Random posts on all sorts of things designed to inform and provoke.
According to news reports, the US housing sector has finally begun to recover from its historic crash as home prices are rising and the associated industries are all seeing an increase in sales and profits.
While everyone is enjoying this long-awaited good news, no one has noticed that this entire turnaround is a bubble and destined to crash once again – possibly at a steeper trajectory than before.
Before getting into my reasoning for this assessment, let’s consider how the housing bubble began and burst.
The primary reason for this bubble was easy credit. People were told and/or convinced that their homes were good short-term investments and that the rate of return on that investment was higher than anything else available either in savings or the stock and bond markets.
This meant that individuals and families who already owned primary residences or had no business owning residences got into the homeowner business. Everything else from derivatives to credit default swaps to subprime mortgages was driven by this fundamental misguided greed-filled belief.
Indeed, this fallacy was so strong and expansive that when it crashed it took down the entire US economy. Furthermore, this delusion was perpetuated around the world and in other countries – especially those in Europe – and almost destroyed entire nations.
Now, “thankfully” four long years later, the housing recovery seems to be gaining steam and millions of people are breathing sighs of relief.
I, however, am not one of those sheep, and, noted below, are some of the reasons for my skepticism.
The first reason is personal income. Everyone agrees – and recent studies have shown – that wages for a vast majority of Americans have declined over the past few decades. This means that households have less money coming in. Which, in a logical world, would result in people spending less on durable goods since they cost a lot more than a toothbrush.
A home is a very expensive durable good and, given the income stagnation in the country, unlikely to be affordable for most people.
The second reason is employment. Even if wages were stagnant but people had stable jobs, one could use that long-term static income to fund the purchase of a house. Unfortunately, that is not true since a majority of the country’s job growth has come from part-time jobs.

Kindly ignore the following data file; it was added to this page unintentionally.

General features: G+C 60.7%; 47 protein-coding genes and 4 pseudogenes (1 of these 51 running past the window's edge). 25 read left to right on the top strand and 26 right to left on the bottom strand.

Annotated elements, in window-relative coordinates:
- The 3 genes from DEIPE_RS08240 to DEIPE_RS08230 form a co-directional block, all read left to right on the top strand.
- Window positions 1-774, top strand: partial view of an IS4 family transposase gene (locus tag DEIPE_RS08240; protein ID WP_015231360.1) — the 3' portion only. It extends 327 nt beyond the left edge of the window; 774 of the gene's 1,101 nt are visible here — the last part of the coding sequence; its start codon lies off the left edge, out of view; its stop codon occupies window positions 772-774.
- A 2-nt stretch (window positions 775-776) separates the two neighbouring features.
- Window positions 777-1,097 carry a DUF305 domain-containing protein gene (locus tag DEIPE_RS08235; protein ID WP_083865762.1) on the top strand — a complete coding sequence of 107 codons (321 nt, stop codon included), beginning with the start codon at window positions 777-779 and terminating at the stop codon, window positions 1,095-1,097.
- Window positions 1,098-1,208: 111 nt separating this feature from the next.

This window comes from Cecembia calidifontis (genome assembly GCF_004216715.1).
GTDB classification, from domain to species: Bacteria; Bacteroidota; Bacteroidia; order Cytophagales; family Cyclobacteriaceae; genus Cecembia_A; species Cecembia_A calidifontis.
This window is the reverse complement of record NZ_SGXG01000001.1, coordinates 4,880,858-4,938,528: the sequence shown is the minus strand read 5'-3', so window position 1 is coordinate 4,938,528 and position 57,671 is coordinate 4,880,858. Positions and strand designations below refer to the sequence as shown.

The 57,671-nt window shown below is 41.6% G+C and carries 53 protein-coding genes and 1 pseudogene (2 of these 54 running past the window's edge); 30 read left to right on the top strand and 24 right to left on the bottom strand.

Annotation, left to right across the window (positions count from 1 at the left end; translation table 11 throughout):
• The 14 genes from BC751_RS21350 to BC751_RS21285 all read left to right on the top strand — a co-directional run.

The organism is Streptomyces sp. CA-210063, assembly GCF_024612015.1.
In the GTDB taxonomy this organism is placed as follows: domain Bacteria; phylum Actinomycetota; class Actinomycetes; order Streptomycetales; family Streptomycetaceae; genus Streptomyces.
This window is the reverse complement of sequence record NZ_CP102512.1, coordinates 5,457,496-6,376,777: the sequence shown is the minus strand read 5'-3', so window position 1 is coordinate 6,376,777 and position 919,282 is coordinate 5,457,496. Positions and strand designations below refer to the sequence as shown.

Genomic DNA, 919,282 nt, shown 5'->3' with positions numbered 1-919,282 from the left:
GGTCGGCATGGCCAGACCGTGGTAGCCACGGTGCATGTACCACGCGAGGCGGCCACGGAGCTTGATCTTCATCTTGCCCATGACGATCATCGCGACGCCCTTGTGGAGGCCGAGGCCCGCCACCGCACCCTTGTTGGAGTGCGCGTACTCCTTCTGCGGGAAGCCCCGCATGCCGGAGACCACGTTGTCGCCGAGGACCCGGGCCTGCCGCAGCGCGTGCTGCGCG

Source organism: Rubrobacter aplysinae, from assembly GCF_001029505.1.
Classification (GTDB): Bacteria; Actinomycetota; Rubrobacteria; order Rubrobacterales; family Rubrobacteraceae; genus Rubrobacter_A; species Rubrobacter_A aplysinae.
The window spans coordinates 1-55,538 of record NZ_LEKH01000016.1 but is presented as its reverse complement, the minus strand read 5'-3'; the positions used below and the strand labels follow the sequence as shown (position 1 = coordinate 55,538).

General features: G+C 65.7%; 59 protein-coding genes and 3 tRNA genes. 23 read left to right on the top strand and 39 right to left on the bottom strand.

By the way, the lower unemployment rate is more because of these part-time jobs and less people looking for employment rather than higher paying full-time jobs so let’s not bring that topic up in the context of this discussion.
Despite these lower levels of disposable income, there is no doubt that houses are selling at a faster clip than in past recent years. So, what is the reason? The most simple, obvious and true reason is panic.
It is no coincidence that housing sales began rise in coordination with the US Federal Reserve chairman’s announcement that he was considering ending the government’s “easy money” or quantitative easing program.
This program has been a boon for the financial sector as it has allowed them borrow money – from the federal government – at incredibly low rates while loaning some of that same money at higher rates to consumers.
So, since the government is considering – no plan has currently been released – of ending this program, the nation’s lending institutions have begun to panic and started to raise their lending rates.
This has caused panic among the consumers since they have seen their rates start to rise. Seeing as how banks are not raising the savings rates, consumers have decided to “park” their money in something they know will at least hold the base current value i.e. their home.
Unfortunately, this is likely to backfire since the fundamental reasons for the previous housing crash haven’t changed. Incomes remain stagnant, jobs are uncertain, the government’s debt level is unsustainable and idiots run Washington.
This means that at a certain tipping point – much lower than during the pervious crisis by the way – the housing market will burst once again. Only this time, the reaction will be worse due to an already weakened economy.
The only positive news would come if the rest of the world doesn’t follow the US path preventing the globalization of this crash and allow those who have some money to park it overseas.
Life, it seems, is cyclical in nature and we Americans have both terrible short-term memories and no interest in history.